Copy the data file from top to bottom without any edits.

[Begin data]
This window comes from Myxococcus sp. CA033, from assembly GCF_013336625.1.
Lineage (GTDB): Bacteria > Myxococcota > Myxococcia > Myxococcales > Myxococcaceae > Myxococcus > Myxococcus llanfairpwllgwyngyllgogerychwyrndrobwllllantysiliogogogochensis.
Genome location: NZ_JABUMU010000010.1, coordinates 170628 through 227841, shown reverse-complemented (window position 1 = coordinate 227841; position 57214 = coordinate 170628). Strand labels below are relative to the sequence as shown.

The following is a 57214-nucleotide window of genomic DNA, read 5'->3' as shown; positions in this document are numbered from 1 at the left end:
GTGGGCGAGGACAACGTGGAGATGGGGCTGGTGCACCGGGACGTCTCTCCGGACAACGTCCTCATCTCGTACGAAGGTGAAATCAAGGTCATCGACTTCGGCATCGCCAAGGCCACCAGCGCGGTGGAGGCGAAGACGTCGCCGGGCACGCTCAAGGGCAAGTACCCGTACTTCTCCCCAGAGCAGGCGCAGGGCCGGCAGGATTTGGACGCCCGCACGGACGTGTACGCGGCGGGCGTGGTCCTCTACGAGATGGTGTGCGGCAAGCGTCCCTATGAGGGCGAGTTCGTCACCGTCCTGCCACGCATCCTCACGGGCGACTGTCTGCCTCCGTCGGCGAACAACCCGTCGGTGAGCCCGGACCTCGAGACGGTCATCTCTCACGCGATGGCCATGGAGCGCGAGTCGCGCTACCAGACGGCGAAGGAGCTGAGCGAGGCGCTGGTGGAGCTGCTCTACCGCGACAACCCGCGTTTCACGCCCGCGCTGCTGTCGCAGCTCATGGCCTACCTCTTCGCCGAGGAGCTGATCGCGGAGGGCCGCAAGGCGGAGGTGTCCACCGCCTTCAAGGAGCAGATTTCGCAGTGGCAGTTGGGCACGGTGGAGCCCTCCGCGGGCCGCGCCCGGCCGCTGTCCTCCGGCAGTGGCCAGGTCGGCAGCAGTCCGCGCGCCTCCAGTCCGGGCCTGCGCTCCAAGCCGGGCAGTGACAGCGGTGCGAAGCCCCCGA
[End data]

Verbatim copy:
This window comes from Myxococcus sp. CA033, from assembly GCF_013336625.1.
Lineage (GTDB): Bacteria > Myxococcota > Myxococcia > Myxococcales > Myxococcaceae > Myxococcus > Myxococcus llanfairpwllgwyngyllgogerychwyrndrobwllllantysiliogogogochensis.
Genome location: NZ_JABUMU010000010.1, coordinates 170628 through 227841, shown reverse-complemented (window position 1 = coordinate 227841; position 57214 = coordinate 170628). Strand labels below are relative to the sequence as shown.

The following is a 57214-nucleotide window of genomic DNA, read 5'->3' as shown; positions in this document are numbered from 1 at the left end:
GTGGGCGAGGACAACGTGGAGATGGGGCTGGTGCACCGGGACGTCTCTCCGGACAACGTCCTCATCTCGTACGAAGGTGAAATCAAGGTCATCGACTTCGGCATCGCCAAGGCCACCAGCGCGGTGGAGGCGAAGACGTCGCCGGGCACGCTCAAGGGCAAGTACCCGTACTTCTCCCCAGAGCAGGCGCAGGGCCGGCAGGATTTGGACGCCCGCACGGACGTGTACGCGGCGGGCGTGGTCCTCTACGAGATGGTGTGCGGCAAGCGTCCCTATGAGGGCGAGTTCGTCACCGTCCTGCCACGCATCCTCACGGGCGACTGTCTGCCTCCGTCGGCGAACAACCCGTCGGTGAGCCCGGACCTCGAGACGGTCATCTCTCACGCGATGGCCATGGAGCGCGAGTCGCGCTACCAGACGGCGAAGGAGCTGAGCGAGGCGCTGGTGGAGCTGCTCTACCGCGACAACCCGCGTTTCACGCCCGCGCTGCTGTCGCAGCTCATGGCCTACCTCTTCGCCGAGGAGCTGATCGCGGAGGGCCGCAAGGCGGAGGTGTCCACCGCCTTCAAGGAGCAGATTTCGCAGTGGCAGTTGGGCACGGTGGAGCCCTCCGCGGGCCGCGCCCGGCCGCTGTCCTCCGGCAGTGGCCAGGTCGGCAGCAGTCCGCGCGCCTCCAGTCCGGGCCTGCGCTCCAAGCCGGGCAGTGACAGCGGTGCGAAGCCCCCGA